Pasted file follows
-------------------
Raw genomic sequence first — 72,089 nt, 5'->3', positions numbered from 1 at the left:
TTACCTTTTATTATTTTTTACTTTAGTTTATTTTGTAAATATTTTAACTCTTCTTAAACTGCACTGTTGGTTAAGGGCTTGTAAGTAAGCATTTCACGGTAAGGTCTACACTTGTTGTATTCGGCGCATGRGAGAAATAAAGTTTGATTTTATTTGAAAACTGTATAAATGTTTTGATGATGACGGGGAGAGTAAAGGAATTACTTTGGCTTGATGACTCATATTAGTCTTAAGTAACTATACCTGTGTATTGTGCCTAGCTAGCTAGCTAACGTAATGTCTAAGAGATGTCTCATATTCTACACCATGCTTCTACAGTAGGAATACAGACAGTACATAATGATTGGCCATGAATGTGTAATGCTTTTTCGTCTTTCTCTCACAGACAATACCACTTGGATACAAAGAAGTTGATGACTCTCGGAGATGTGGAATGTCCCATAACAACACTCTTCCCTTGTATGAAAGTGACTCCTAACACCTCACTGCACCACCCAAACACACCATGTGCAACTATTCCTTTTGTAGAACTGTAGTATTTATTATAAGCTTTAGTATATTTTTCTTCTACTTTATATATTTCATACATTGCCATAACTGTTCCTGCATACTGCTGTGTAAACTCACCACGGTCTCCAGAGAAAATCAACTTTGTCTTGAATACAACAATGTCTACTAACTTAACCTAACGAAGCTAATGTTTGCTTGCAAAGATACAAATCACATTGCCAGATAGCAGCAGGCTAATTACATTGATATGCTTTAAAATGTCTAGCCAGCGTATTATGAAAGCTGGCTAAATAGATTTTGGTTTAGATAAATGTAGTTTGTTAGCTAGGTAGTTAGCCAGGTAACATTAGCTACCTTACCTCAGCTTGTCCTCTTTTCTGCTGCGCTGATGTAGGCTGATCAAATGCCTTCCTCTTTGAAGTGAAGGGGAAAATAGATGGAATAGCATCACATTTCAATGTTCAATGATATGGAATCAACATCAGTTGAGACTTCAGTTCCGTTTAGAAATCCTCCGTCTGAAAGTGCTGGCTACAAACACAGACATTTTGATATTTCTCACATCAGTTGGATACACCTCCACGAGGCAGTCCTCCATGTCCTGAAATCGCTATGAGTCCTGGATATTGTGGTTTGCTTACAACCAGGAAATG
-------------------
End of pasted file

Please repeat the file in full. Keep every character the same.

Raw genomic sequence first — 72,089 nt, 5'->3', positions numbered from 1 at the left:
TTACCTTTTATTATTTTTTACTTTAGTTTATTTTGTAAATATTTTAACTCTTCTTAAACTGCACTGTTGGTTAAGGGCTTGTAAGTAAGCATTTCACGGTAAGGTCTACACTTGTTGTATTCGGCGCATGRGAGAAATAAAGTTTGATTTTATTTGAAAACTGTATAAATGTTTTGATGATGACGGGGAGAGTAAAGGAATTACTTTGGCTTGATGACTCATATTAGTCTTAAGTAACTATACCTGTGTATTGTGCCTAGCTAGCTAGCTAACGTAATGTCTAAGAGATGTCTCATATTCTACACCATGCTTCTACAGTAGGAATACAGACAGTACATAATGATTGGCCATGAATGTGTAATGCTTTTTCGTCTTTCTCTCACAGACAATACCACTTGGATACAAAGAAGTTGATGACTCTCGGAGATGTGGAATGTCCCATAACAACACTCTTCCCTTGTATGAAAGTGACTCCTAACACCTCACTGCACCACCCAAACACACCATGTGCAACTATTCCTTTTGTAGAACTGTAGTATTTATTATAAGCTTTAGTATATTTTTCTTCTACTTTATATATTTCATACATTGCCATAACTGTTCCTGCATACTGCTGTGTAAACTCACCACGGTCTCCAGAGAAAATCAACTTTGTCTTGAATACAACAATGTCTACTAACTTAACCTAACGAAGCTAATGTTTGCTTGCAAAGATACAAATCACATTGCCAGATAGCAGCAGGCTAATTACATTGATATGCTTTAAAATGTCTAGCCAGCGTATTATGAAAGCTGGCTAAATAGATTTTGGTTTAGATAAATGTAGTTTGTTAGCTAGGTAGTTAGCCAGGTAACATTAGCTACCTTACCTCAGCTTGTCCTCTTTTCTGCTGCGCTGATGTAGGCTGATCAAATGCCTTCCTCTTTGAAGTGAAGGGGAAAATAGATGGAATAGCATCACATTTCAATGTTCAATGATATGGAATCAACATCAGTTGAGACTTCAGTTCCGTTTAGAAATCCTCCGTCTGAAAGTGCTGGCTACAAACACAGACATTTTGATATTTCTCACATCAGTTGGATACACCTCCACGAGGCAGTCCTCCATGTCCTGAAATCGCTATGAGTCCTGGATATTGTGGTTTGCTTACAACCAGGAAATG